When compared to the two-dimensional matrix of fans in FIG. 1, the chassis 10 has the advantage of including the fans 12 in-line with an exhaust air plenum 14. For example, the chassis 10 can be a 10 RU high, whereas, with the two-dimensional matrix, a same chassis would need to be 12 RU high to accommodate the two-dimensional matrix. Additionally, including the fans 12 in-line with the exhaust air plenum 14 improves airflow in the exhaust air plenum 14. Further, the chassis 10 requires less of the fans 12 relative to the two-dimensional matrix. For example, in one embodiment, the two-dimensional matrix requires 16 fans while the chassis 10 requires only 5 of the fans 12, for the same amount of space.

Also, when fans are oriented in a two dimensional matrix at the top of the chassis the air must be turned to allow for it to exit at the rear of the chassis which is a requirement in most chassis environments. Turning turbulent air requires space which requires the exhaust air plenum to be large increasing overall chassis size, reducing available space for electronics and/or optics. There is a significant pressure drop caused by turning turbulent air at highest speed which, in this configuration, is as the air exits the impellors (see FIG. 1). This pressure drop reduces overall system airflow, which adversely affects the cooling performance of the system.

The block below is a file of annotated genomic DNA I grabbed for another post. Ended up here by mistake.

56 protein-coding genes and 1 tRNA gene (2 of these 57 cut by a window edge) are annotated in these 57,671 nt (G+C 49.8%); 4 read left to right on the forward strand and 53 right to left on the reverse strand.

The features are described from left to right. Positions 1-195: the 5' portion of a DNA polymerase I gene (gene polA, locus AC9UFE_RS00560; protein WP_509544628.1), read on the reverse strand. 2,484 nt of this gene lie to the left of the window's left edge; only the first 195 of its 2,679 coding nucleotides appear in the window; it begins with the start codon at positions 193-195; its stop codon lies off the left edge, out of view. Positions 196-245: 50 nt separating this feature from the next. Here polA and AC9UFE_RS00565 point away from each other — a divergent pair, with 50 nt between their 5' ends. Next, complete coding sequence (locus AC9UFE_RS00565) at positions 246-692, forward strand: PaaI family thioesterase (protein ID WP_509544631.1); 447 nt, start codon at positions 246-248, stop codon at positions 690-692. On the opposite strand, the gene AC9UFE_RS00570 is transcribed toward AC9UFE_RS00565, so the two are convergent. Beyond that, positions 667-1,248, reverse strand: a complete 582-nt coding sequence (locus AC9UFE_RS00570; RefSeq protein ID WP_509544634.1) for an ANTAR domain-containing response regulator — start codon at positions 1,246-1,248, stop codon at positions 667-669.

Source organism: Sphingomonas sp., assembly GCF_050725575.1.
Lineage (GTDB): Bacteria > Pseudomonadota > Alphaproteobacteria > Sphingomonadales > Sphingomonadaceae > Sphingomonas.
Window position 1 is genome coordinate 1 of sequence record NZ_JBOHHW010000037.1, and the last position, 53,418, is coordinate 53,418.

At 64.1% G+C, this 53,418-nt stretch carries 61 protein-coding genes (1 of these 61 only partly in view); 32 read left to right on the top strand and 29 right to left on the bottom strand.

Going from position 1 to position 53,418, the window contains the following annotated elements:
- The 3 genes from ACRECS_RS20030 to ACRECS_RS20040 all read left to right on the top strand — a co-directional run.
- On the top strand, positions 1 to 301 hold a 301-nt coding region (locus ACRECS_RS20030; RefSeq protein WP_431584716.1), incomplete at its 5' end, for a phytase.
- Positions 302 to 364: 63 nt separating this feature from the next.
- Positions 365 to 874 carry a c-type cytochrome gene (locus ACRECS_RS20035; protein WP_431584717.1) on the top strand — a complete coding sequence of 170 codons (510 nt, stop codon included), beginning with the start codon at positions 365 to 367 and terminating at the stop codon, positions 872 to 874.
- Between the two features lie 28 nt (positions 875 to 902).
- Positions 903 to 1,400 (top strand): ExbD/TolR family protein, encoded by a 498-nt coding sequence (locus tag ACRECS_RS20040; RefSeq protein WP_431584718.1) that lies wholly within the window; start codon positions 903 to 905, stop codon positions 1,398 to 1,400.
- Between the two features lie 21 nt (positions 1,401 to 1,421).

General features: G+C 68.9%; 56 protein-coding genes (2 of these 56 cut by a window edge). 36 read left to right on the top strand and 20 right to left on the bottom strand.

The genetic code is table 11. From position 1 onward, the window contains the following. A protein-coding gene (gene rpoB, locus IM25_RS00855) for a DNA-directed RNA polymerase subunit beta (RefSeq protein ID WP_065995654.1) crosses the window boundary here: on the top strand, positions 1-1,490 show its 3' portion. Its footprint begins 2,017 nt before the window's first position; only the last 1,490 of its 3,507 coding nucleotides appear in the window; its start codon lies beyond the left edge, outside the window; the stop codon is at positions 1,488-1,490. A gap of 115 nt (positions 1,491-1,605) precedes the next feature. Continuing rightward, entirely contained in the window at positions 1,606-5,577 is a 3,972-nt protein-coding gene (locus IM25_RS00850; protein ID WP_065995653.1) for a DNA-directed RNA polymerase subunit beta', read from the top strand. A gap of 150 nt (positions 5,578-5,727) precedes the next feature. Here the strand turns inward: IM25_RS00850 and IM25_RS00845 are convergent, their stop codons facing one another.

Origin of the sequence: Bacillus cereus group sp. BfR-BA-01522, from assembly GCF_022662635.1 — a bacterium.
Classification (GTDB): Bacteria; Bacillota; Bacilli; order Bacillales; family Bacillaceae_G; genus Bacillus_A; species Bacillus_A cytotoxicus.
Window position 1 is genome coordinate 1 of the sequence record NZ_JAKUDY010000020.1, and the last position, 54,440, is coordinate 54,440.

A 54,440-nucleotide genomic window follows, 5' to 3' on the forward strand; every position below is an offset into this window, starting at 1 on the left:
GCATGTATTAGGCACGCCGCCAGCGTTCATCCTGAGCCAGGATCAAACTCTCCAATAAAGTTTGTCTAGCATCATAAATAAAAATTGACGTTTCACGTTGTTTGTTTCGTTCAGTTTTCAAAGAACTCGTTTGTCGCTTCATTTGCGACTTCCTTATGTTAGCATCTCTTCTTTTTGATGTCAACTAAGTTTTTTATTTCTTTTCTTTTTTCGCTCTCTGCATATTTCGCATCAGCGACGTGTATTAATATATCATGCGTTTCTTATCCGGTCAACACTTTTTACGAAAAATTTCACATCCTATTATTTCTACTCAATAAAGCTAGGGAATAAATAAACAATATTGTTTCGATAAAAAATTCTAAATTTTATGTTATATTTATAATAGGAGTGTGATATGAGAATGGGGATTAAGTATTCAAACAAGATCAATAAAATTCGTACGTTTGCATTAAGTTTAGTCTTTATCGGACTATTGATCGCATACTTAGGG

In a system with fans located at the back of a deep shelf, it is difficult to maintain sufficient airflow at the top front of the shelf (see FIG. 2). This is due to the fans 12, being in-line with the exhaust air plenum 14 causes the airflow 20 towards the rear of the chassis 10, leaving poor airflow in the front of the chassis 10. Note, the EMI shield 24 in the exhaust air plenum 14 includes uniform perforations in FIG. 2.

In FIG. 3, this same fan configuration airflow in the chassis 10 can be improved by restricting airflow at the back of the chassis 10 by using fewer or smaller ventilation holes in the EMI shield 24, but this results in a significant reduction in total system airflow which adversely affects the cooling performance of the system (See FIG. 3).

In an exemplary embodiment, an airflow divider 30 is inserted into the exhaust air plenum 14 creating upper and lower exit air paths. The upper air exit path creates a high negative air pressure area at a top front of the chassis 10 balancing the front to back airflow in the chassis 10 without reducing overall airflow through the chassis 10 (See FIG. 4). The airflow divider 30 can be designed so that its location can be changed during product designer testing so the optimal location can be found empirically or the results of simulations can be verified. In an exemplary embodiment, the airflow divider 30 extends about ⅔ of the length of the exhaust air plenum 14, with the first ⅓ of the length of the exhaust air plenum 14 open. Other embodiments are also contemplated.